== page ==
TCRLA_Public/010330.mbx        T R O U B L E D   C O M P A N Y   R E P O R T E R

                   L A T I N   A M E R I C A

            Friday, March 30, 2001, Vol. 2, Issue 63



CESP: PED Agrees Minimum Price Should Not Exceed US$850M
LIGHT: Real's Depreciation Seen Affecting First Quarter Earnings
OLVEPAR: Negotiates With Creditor To Lease Two Parana-based Units
TEC TOY: Ends Bankruptcy Process


AVIANCA: Reports Losses, Merges With Aces


GRUPO VITRO: To Benefit From Production Cuts At Libbey
HYLSAMEX: Seeks Partner To Share The Financial Pain


SIVENSA: Could Shutdown Orinoco Iron Plant
SIVENSA: BHP To Write Off Investments At Orinoco Plant

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CESP: PED Agrees Minimum Price Should Not Exceed US$850M
After a meeting of the state's privatization committee (PED), the
Sao Paulo state government announced that the minimum price for
the Brazilian generator Cesp, slated for privatization in May,
will not be set above R$1.8 billion (US$850 million), Business
News Americas reported Wednesday. After a careful analysis of the
sale plan during the meeting, the PED agreed that the definitive
price would not be more than 10 percent above the amount of R$1.7
billion set in December during the first auction. The price, as
well as the schedule for the sale of the utility, would be
revealed at the body's next meeting on April 3, as agreed also in
the meeting.

Cesp has 6,319MW installed capacity, all hydroelectric. The
generator is the last of the three companies spun off from the
former Cesp for privatization: Duke bought Paranapanema and AES
purchased Tiete.

LIGHT: Real's Depreciation Seen Affecting First Quarter Earnings
Lívia Baiao, financial superintendent at Rio-de-Janeiro based
electric utility Light, expects that the company's first quarter
earnings will be greatly affected by the real's depreciation
against the U.S. dollar, Brazil Financial Wire revealed
Wednesday. Baiao revealed that the electric utility's
consolidated debt at the end of 2000 stood at R$4.95 billion, 63
percent of which comprised dollar-denominated financial
obligations. The power company recently announced that it will
take out a 3-year, US$150-million syndicated loan to refinance
R$200 million debts due this April. Light, which issued US$150
million in bonds just last month, has R$500 million in
obligations coming due this year.

OLVEPAR: Negotiates With Creditor To Lease Two Parana-based Units
Olvepar, a soy processing company currently operating under
bankruptcy protection from creditors, is presently in talks with
Centro-Sul Servicos Maritimos Ltda. over its intent to lease its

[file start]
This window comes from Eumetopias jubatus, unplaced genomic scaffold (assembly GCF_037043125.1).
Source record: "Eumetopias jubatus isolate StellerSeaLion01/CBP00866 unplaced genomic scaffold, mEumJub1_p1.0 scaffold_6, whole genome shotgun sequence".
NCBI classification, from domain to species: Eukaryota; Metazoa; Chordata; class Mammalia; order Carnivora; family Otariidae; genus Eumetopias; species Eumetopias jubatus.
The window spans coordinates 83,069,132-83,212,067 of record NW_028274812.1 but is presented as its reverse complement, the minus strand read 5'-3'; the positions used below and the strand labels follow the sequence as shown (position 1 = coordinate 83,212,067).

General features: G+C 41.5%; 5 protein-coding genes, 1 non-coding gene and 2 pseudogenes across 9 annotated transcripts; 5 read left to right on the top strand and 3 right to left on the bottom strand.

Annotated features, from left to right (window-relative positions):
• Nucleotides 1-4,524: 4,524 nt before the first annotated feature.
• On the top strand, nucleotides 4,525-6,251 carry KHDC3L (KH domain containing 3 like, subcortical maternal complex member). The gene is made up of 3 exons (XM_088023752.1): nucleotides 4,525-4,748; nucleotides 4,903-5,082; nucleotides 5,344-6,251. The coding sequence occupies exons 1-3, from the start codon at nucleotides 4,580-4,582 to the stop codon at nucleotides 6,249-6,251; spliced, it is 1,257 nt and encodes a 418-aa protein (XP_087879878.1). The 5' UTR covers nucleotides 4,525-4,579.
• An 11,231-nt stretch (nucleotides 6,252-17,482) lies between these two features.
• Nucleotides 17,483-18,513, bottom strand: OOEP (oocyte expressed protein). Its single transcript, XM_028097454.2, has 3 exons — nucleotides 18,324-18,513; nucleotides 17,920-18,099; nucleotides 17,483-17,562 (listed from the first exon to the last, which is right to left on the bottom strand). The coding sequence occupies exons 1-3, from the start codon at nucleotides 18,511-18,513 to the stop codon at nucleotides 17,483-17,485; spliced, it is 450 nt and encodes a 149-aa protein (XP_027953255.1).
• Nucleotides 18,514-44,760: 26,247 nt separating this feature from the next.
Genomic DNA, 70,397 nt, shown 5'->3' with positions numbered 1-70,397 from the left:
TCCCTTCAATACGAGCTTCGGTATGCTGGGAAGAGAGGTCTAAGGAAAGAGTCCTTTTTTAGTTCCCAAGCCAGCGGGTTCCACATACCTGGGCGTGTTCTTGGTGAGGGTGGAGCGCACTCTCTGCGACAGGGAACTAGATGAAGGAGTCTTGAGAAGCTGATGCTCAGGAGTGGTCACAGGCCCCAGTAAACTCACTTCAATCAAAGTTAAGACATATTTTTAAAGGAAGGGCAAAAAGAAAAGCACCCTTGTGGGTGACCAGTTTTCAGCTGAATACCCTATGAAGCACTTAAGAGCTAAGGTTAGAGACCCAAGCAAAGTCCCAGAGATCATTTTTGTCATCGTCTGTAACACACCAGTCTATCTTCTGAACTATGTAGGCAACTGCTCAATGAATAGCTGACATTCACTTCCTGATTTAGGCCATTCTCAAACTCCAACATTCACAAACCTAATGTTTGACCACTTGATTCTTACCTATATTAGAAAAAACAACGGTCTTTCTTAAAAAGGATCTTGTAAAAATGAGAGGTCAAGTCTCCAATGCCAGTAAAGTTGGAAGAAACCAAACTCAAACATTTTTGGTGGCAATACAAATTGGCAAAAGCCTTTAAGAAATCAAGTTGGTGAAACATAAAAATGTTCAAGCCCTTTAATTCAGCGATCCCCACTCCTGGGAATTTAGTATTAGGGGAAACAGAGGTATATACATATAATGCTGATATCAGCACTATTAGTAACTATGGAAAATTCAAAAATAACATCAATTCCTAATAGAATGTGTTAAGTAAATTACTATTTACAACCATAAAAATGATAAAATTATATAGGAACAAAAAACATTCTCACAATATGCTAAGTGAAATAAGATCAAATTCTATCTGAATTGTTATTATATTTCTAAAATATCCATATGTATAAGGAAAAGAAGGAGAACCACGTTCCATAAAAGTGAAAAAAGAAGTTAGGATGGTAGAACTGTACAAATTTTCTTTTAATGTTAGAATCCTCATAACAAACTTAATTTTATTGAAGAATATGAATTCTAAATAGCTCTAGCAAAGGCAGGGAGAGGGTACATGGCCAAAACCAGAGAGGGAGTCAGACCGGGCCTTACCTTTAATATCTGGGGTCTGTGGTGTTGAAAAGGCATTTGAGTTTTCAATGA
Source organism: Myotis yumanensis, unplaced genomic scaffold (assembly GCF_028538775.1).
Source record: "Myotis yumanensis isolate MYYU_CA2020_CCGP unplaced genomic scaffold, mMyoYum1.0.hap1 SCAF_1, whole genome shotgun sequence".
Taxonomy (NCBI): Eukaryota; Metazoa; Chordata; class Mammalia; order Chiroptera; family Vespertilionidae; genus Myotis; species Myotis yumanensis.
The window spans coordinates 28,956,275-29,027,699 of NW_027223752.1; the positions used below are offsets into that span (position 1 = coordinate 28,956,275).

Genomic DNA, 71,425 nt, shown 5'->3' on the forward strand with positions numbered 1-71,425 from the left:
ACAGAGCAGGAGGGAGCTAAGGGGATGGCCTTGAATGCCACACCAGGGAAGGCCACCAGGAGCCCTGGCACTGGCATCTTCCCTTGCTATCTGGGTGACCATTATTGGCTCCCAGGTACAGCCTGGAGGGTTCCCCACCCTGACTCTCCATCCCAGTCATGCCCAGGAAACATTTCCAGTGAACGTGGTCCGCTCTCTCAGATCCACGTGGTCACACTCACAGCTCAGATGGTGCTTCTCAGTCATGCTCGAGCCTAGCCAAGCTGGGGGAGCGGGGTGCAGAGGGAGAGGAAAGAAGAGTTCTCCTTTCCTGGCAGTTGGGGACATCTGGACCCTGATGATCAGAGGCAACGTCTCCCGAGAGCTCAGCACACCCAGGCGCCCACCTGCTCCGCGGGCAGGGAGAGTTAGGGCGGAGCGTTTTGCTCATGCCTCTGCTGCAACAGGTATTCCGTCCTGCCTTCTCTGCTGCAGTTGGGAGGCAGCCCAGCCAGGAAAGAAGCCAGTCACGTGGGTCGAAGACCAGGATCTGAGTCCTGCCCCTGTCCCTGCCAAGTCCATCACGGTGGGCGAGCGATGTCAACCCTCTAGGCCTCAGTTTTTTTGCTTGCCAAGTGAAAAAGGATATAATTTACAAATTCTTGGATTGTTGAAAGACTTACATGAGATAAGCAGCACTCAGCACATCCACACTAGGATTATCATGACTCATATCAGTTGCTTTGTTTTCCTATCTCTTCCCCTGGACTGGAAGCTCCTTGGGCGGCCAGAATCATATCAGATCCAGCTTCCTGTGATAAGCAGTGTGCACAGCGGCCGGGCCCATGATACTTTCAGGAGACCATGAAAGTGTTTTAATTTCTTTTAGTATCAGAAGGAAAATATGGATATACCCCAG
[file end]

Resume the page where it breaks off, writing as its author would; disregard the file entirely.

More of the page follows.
two Parana-based units. Centro-Sul confirmed the news in a South
American Business Information report released Wednesday.
According to a source closely involved with the bankruptcy
process, Centro-Sul is a significant creditor of Olvepar. Aside
from the Ponto-Grossa-based unit, Olvepar holds another plant
with a daily capacity for 1,200 m tons of soy. The company owes
some US$100-million to banks and more than 2,000 farmers.

TEC TOY: Ends Bankruptcy Process
Tec Toy S/A (formerly known as Tec Toy Industria de Brinquedos
S/A), a producer of videogames, games and electronic toys, is
finally emerging from the bankruptcy process, South American
Business Information revealed Wednesday. The company, controlled
by Dazcal family and Leo and Abe Kryss brothers, continues to
post negative results but has reduced its loss from R$10.968
million to R$547,000 in 2000. Net income increased from R$26.758
million to R$34.346million. Last November, the company launched
the video karaoke Sega, expecting to boost its results.


AVIANCA: Reports Losses, Merges With Aces
The Colombian airline Avianca ended the year 2000 with cumulated
losses of P$548,841mil and is under threat of liquidattion, South
American Business Information reported Wednesday. The airline is
in need of a US$210-million capital injection, a sum that is
being negotiated with the majority shareholder Valores Bavaria.
Avianca needs to settle its cash flow problems before it merges
with Aces, another Colombian airline, scheduled to take place on
April 19 of this year. The merger aims to form a holding company
to own shares in both companies, and the two airlines will
continue to operate with their current brand names. The company
to emerge from the partnership is supposed to offer extended
coverage and better services.

In a related story, Avianca now a new interim chairman as
Bernardo Quintero moves on to Ingenios Castilla y Rio Paila,
having left the airline with restructured finances and a partner